- 3 Tbsp unrefined sugar such as Rapadura, coconut sugar, or maple sugar (optional)
- 1 Tbsp vanilla extract (optional)
- Pinch sea salt
Preheat the oven to 425 degrees Fahrenheit. Divide the 4 Tbs butter between two 6-inch cast-iron skillets, and melt it over low heat.
In a blender or bowl with a whisk, whip together the eggs, flour, cream, milk, sugar, vanilla, and salt.
When the skillets are hot, pour the batter into them over the melted butter. Slide the skillets into the oven, and bake for about 20 minutes, until puffed and golden-brown.
Remove the pancakes from the oven, transfer them to a plate, and spoon apples and a big dollop of cultured cream in the middle. Serve immediately.
Sauteed Cinnamon Apples:
Our mandoline makes slicing a joy, but this can be done with a knife as well.
- 1 medium apple, cored and thinly sliced
- 1 Tbsp butter
- 1 tsp cinnamon
- Rapadura, maple syrup, or raw honey to taste
Melt the butter in a skillet over medium heat.
Add the sliced apple, cinnamon, and sweetener, and stir to coat.
Continue stirring and flipping a couple of minutes until the apples are lightly cooked through and golden.
Cultured Sweet Cream:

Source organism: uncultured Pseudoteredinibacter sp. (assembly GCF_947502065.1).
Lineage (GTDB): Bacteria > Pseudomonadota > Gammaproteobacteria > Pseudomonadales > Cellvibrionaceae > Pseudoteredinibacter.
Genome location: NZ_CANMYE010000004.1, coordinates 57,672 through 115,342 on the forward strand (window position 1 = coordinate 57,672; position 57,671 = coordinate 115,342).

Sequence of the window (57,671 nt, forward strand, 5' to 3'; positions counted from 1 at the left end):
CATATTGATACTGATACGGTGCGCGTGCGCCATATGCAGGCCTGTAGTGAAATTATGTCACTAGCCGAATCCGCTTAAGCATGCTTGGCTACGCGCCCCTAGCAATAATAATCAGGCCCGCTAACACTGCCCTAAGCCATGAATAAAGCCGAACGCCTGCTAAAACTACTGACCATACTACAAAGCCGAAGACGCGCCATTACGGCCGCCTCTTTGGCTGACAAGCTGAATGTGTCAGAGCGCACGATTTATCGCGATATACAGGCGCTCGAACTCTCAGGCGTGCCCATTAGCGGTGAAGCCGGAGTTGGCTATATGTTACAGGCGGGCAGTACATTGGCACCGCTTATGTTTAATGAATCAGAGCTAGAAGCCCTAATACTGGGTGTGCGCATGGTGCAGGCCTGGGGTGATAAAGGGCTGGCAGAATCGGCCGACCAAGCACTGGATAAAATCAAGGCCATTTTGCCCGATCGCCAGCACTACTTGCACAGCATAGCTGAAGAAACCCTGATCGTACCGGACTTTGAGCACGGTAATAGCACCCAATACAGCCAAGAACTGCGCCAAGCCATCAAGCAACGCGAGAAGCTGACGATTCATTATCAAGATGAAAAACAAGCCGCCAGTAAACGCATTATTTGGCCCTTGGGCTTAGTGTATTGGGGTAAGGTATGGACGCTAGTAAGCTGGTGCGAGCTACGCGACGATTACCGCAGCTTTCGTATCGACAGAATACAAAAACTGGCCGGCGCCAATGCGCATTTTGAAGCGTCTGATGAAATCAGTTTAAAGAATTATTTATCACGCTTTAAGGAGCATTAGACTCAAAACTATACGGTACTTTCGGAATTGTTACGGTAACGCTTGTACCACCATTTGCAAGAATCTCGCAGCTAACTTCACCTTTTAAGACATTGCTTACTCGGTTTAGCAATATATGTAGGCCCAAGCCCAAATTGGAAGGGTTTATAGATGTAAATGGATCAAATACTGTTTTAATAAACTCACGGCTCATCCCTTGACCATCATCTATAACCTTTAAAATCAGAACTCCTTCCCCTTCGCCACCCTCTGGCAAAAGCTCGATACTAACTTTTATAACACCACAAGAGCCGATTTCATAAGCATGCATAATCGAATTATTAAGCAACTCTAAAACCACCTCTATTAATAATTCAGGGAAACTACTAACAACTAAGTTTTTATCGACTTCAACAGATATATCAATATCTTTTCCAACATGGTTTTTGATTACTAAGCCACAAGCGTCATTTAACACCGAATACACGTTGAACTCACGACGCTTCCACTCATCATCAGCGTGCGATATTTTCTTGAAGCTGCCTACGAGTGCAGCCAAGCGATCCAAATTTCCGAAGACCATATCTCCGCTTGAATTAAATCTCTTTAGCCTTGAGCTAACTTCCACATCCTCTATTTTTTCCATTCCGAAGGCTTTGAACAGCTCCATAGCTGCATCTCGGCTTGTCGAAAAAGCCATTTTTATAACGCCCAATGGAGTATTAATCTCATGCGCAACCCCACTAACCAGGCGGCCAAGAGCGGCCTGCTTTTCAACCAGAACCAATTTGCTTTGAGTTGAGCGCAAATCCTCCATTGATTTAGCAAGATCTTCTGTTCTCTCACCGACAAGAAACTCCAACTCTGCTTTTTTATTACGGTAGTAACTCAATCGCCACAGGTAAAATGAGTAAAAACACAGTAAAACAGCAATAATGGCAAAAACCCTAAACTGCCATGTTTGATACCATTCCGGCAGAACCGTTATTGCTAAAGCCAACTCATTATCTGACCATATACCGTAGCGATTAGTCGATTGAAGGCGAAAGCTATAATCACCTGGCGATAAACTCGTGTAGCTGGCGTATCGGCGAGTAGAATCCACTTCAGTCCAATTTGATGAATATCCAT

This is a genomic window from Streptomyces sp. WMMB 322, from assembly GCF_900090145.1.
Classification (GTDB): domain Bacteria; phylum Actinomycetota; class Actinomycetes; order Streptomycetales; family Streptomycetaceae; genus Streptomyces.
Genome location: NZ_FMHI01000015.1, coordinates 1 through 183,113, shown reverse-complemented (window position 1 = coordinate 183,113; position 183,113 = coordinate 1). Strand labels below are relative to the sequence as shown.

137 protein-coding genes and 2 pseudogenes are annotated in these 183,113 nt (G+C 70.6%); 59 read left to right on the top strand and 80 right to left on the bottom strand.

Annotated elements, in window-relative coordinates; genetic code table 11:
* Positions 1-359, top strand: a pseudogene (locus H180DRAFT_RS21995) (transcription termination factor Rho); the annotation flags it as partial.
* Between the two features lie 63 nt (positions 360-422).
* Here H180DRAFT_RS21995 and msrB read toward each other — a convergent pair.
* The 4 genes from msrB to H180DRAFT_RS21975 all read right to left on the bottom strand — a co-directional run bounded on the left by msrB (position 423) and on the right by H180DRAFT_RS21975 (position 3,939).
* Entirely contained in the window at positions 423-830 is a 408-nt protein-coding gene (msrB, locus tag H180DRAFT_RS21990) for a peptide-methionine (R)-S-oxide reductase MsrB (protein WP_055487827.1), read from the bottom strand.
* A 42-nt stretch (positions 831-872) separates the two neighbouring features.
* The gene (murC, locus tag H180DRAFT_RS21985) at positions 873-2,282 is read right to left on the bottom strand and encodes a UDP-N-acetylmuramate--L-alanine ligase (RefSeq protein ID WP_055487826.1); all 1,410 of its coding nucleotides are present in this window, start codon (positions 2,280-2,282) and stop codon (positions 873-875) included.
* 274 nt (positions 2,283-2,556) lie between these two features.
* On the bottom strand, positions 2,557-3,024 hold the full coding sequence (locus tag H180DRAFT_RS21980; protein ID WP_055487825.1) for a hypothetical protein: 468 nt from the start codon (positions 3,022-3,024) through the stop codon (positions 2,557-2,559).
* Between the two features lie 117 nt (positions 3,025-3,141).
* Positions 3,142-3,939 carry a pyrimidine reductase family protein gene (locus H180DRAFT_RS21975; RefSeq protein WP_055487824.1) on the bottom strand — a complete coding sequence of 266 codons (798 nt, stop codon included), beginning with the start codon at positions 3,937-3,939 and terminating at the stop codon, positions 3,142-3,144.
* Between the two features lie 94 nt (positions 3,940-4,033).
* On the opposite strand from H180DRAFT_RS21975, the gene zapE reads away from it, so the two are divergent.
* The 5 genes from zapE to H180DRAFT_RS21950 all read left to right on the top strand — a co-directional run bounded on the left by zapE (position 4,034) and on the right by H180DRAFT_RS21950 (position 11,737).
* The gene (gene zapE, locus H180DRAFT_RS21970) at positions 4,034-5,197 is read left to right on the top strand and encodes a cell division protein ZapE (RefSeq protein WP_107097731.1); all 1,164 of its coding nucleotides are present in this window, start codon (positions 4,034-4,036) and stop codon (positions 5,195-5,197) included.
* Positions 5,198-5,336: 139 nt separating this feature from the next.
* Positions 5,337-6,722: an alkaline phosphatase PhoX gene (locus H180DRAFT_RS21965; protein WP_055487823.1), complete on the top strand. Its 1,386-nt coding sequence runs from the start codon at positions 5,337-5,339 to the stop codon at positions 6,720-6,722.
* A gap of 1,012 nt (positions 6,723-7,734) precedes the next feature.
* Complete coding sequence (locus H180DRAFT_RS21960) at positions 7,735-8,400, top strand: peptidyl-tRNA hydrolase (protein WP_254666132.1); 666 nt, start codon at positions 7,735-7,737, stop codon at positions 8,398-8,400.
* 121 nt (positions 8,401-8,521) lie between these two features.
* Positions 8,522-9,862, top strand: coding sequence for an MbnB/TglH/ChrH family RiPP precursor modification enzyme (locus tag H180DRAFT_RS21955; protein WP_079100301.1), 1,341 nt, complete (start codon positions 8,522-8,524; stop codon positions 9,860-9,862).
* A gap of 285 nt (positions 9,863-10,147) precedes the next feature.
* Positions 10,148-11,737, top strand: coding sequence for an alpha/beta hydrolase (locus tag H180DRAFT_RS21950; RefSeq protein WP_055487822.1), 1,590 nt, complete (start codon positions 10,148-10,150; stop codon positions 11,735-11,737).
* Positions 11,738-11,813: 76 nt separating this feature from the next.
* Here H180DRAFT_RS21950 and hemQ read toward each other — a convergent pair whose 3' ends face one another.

We make our own yogurt cheese – from Nourishing Traditions – simply by straining plain full-fat yogurt through a dish towel-lined sieve overnight to separate out some of the whey.
- 1/3 C yogurt cheese
- 1/3 C heavy cream
- 1 Tbsp maple syrup or raw honey, or to taste
- 1 tsp ginger juice or vanilla extract (optional)
- Pinch of salt
Whisk the heavy cream with a pinch of salt until soft peaks begin to form.
Add the yogurt cheese, maple syrup or honey, and optional flavoring. Continue to whisk for about a half a minute until homogenous and slightly stiffened.
This post was contributed to Monday Mania, Fat Tuesday, Frugal Days Sustainable Ways, Real Food Wednesday, Healthy 2Day Wednesdays, What’s Cooking Wednesday, Fight Back Friday, Friday Food Flicks, Fresh Bites Friday, Freaky Friday, Food Friday, Wellness Weekend and Weekend Gourmet.
El Abajeño is a special place for the Foodsmiths. It would be no exaggeration to say we eat there several times a week, every week. Sarah’s dad has been patronizing the establishment regularly since the late 1960s and in all that time has never had cause to complain to management. If you knew John Jones you’d understand the magnitude of this endorsement.